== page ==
On December 20, 2020, I posted a blog warning about the inadequacies of the 1887 Law of the Electoral Count that would govern the procedures of Congress’s meeting on January 6, 2021, to count electors and officially declare a president-elect.
Thus, I eagerly read the Washington Post’s recent THE ELECTORAL COUNT ACT IS BROKEN. FIXING IT REQUIRES KNOWING HOW IT BECAME LAW by Erik B. Alexander and Rachel Shelden. Their piece makes some valuable points. Unfortunately, however, if fixing the 1887 Electoral Count Act requires knowing how it became law, the account by these two respected historians cries out for elaboration and qualification.
They correctly link the 1887 law to the disputed election of 1876 in which an Electoral Commission appointed by Congress played a major role deciding disputes in four states in favor of Republican Rutherford Hayes, allowing him to prevail by one vote in the Electoral College despite losing the recorded popular vote to the Democrat Samuel Tilden. Very important for a popular audience, they demystify various widespread myths about the so-called Compromise of 1877, such as that it led to a withdrawal of federal troops from the South and that it marked the end of all Republicans’ commitment to African American rights.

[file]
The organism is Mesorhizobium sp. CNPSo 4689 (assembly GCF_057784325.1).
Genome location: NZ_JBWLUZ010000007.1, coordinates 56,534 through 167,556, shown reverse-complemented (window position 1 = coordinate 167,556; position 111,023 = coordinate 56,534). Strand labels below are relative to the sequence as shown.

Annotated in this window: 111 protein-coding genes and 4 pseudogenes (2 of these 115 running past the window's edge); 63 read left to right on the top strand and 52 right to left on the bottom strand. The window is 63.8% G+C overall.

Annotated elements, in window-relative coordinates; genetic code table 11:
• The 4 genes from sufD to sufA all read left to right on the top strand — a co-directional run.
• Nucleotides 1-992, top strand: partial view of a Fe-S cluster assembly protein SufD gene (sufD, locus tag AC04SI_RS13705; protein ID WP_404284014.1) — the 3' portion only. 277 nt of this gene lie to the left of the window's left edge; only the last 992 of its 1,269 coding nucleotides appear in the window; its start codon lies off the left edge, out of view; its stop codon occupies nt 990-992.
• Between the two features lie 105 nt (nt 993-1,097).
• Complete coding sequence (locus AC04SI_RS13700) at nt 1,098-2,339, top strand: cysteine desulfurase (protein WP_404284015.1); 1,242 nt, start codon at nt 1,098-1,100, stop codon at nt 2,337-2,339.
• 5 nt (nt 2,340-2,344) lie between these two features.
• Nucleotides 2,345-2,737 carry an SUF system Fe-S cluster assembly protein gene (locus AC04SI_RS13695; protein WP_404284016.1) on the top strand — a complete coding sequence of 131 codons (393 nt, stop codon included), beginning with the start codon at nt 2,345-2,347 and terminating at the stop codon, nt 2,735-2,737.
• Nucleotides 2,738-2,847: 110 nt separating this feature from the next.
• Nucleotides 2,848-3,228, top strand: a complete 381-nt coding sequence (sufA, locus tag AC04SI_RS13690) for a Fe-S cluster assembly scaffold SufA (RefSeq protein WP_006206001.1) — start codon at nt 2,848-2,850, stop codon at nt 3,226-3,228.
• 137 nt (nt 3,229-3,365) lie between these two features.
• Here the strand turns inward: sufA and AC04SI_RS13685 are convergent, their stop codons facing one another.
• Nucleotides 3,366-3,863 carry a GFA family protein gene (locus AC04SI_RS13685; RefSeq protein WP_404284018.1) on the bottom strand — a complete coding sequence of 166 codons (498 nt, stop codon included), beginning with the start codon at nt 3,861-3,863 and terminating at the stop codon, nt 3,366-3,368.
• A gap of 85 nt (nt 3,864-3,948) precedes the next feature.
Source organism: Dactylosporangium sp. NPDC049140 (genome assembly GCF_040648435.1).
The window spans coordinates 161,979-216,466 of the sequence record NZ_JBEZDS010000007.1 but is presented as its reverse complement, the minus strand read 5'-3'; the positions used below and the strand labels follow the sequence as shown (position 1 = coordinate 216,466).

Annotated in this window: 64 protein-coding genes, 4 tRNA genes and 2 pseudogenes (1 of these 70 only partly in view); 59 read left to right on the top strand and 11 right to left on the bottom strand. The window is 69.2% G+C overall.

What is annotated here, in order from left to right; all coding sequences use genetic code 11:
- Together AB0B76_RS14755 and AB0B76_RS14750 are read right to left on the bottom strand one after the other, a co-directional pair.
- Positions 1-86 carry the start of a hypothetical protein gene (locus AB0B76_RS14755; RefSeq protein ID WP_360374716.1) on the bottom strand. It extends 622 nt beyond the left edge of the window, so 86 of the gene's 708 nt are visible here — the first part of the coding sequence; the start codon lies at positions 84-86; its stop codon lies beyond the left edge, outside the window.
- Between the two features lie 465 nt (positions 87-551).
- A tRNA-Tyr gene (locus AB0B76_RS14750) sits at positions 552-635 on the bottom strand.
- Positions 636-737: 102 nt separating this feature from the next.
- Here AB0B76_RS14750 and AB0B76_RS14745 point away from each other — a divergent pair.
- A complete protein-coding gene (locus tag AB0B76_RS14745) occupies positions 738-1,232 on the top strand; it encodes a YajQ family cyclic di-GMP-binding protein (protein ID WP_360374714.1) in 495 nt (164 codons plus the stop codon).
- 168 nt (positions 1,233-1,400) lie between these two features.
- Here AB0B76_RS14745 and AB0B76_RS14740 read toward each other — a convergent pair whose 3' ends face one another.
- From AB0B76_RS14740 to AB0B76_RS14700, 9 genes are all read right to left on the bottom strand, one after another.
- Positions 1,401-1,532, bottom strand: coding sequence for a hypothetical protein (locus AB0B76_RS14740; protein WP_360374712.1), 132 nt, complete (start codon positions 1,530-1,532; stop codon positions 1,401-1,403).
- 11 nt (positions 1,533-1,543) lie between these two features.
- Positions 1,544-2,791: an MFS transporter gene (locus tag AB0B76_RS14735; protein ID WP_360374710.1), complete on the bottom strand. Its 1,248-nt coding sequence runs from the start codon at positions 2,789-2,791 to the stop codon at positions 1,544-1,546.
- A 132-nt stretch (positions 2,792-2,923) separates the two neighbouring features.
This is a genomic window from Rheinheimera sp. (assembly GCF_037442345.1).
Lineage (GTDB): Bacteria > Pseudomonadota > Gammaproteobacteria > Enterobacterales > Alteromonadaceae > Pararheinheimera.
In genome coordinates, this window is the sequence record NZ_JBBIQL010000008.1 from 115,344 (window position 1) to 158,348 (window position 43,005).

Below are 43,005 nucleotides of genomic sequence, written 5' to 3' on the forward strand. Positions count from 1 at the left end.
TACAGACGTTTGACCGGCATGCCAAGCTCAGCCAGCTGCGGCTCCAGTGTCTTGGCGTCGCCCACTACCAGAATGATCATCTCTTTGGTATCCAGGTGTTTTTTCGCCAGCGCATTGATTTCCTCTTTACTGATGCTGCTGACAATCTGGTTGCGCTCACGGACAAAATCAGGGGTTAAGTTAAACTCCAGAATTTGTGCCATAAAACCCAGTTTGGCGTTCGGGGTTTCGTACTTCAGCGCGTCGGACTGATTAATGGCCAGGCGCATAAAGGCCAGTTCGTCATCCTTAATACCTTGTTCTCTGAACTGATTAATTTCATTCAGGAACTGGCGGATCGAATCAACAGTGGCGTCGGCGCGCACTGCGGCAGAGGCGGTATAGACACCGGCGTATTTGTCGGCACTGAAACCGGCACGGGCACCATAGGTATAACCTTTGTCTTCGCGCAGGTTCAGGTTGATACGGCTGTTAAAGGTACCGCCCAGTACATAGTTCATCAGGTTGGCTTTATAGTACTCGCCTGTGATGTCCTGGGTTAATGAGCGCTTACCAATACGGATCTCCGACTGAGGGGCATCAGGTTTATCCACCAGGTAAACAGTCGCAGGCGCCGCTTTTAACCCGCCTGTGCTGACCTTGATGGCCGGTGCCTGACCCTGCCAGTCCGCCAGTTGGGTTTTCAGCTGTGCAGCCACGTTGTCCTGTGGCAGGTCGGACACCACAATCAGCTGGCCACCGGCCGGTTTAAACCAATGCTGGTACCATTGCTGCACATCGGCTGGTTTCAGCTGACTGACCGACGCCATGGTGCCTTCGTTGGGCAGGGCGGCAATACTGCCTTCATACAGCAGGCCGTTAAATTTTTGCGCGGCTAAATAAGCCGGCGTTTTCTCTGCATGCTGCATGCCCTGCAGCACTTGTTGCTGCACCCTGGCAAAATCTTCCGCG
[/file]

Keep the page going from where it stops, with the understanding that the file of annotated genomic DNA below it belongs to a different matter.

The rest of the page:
But they are not helpful in their account of the origins of those myths. “The argument that a brokered compromise between Republican and Democratic congressmen ended Reconstruction,” they claim, “was initially suggested in 1951 by historian C. Vann Woodward.” But, they add, his account has been “thoroughly disproved.”….